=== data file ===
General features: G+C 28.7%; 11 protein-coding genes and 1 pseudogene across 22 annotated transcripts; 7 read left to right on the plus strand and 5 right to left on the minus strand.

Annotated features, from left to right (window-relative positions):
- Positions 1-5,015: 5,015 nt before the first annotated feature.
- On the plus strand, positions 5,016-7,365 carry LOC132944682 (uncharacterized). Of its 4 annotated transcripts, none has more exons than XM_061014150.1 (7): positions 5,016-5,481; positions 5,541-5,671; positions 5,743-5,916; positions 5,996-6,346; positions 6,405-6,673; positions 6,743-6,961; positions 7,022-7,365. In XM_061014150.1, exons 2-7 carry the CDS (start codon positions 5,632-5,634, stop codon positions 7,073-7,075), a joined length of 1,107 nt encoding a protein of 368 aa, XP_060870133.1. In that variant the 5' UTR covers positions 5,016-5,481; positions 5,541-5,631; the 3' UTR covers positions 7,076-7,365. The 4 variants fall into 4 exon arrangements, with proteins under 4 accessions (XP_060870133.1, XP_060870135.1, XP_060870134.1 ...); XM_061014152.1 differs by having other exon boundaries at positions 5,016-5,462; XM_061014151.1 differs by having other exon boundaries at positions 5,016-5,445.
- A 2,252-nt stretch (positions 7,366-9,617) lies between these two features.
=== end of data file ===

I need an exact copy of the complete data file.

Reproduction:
General features: G+C 28.7%; 11 protein-coding genes and 1 pseudogene across 22 annotated transcripts; 7 read left to right on the plus strand and 5 right to left on the minus strand.

Annotated features, from left to right (window-relative positions):
- Positions 1-5,015: 5,015 nt before the first annotated feature.
- On the plus strand, positions 5,016-7,365 carry LOC132944682 (uncharacterized). Of its 4 annotated transcripts, none has more exons than XM_061014150.1 (7): positions 5,016-5,481; positions 5,541-5,671; positions 5,743-5,916; positions 5,996-6,346; positions 6,405-6,673; positions 6,743-6,961; positions 7,022-7,365. In XM_061014150.1, exons 2-7 carry the CDS (start codon positions 5,632-5,634, stop codon positions 7,073-7,075), a joined length of 1,107 nt encoding a protein of 368 aa, XP_060870133.1. In that variant the 5' UTR covers positions 5,016-5,481; positions 5,541-5,631; the 3' UTR covers positions 7,076-7,365. The 4 variants fall into 4 exon arrangements, with proteins under 4 accessions (XP_060870133.1, XP_060870135.1, XP_060870134.1 ...); XM_061014152.1 differs by having other exon boundaries at positions 5,016-5,462; XM_061014151.1 differs by having other exon boundaries at positions 5,016-5,445.
- A 2,252-nt stretch (positions 7,366-9,617) lies between these two features.